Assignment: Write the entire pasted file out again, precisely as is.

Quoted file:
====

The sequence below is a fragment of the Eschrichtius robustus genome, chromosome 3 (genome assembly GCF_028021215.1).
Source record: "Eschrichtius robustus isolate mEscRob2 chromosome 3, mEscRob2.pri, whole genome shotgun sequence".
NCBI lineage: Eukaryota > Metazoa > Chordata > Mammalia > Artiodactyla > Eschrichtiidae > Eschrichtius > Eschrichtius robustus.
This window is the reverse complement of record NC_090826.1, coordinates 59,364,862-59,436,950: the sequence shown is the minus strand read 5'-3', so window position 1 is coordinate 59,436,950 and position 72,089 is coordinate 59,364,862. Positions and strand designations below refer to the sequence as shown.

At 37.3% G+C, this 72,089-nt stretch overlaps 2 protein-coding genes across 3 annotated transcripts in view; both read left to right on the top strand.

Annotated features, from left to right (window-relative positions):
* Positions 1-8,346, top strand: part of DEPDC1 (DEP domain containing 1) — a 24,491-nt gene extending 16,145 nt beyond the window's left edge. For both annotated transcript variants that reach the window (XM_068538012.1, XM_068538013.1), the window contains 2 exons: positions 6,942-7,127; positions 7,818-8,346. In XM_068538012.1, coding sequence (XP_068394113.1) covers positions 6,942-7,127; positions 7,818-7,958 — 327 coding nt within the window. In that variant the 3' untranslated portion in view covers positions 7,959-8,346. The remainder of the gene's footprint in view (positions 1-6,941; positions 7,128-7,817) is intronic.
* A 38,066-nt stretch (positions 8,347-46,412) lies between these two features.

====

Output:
The sequence below is a fragment of the Eschrichtius robustus genome, chromosome 3 (genome assembly GCF_028021215.1).
Source record: "Eschrichtius robustus isolate mEscRob2 chromosome 3, mEscRob2.pri, whole genome shotgun sequence".
NCBI lineage: Eukaryota > Metazoa > Chordata > Mammalia > Artiodactyla > Eschrichtiidae > Eschrichtius > Eschrichtius robustus.
This window is the reverse complement of record NC_090826.1, coordinates 59,364,862-59,436,950: the sequence shown is the minus strand read 5'-3', so window position 1 is coordinate 59,436,950 and position 72,089 is coordinate 59,364,862. Positions and strand designations below refer to the sequence as shown.

At 37.3% G+C, this 72,089-nt stretch overlaps 2 protein-coding genes across 3 annotated transcripts in view; both read left to right on the top strand.

Annotated features, from left to right (window-relative positions):
* Positions 1-8,346, top strand: part of DEPDC1 (DEP domain containing 1) — a 24,491-nt gene extending 16,145 nt beyond the window's left edge. For both annotated transcript variants that reach the window (XM_068538012.1, XM_068538013.1), the window contains 2 exons: positions 6,942-7,127; positions 7,818-8,346. In XM_068538012.1, coding sequence (XP_068394113.1) covers positions 6,942-7,127; positions 7,818-7,958 — 327 coding nt within the window. In that variant the 3' untranslated portion in view covers positions 7,959-8,346. The remainder of the gene's footprint in view (positions 1-6,941; positions 7,128-7,817) is intronic.
* A 38,066-nt stretch (positions 8,347-46,412) lies between these two features.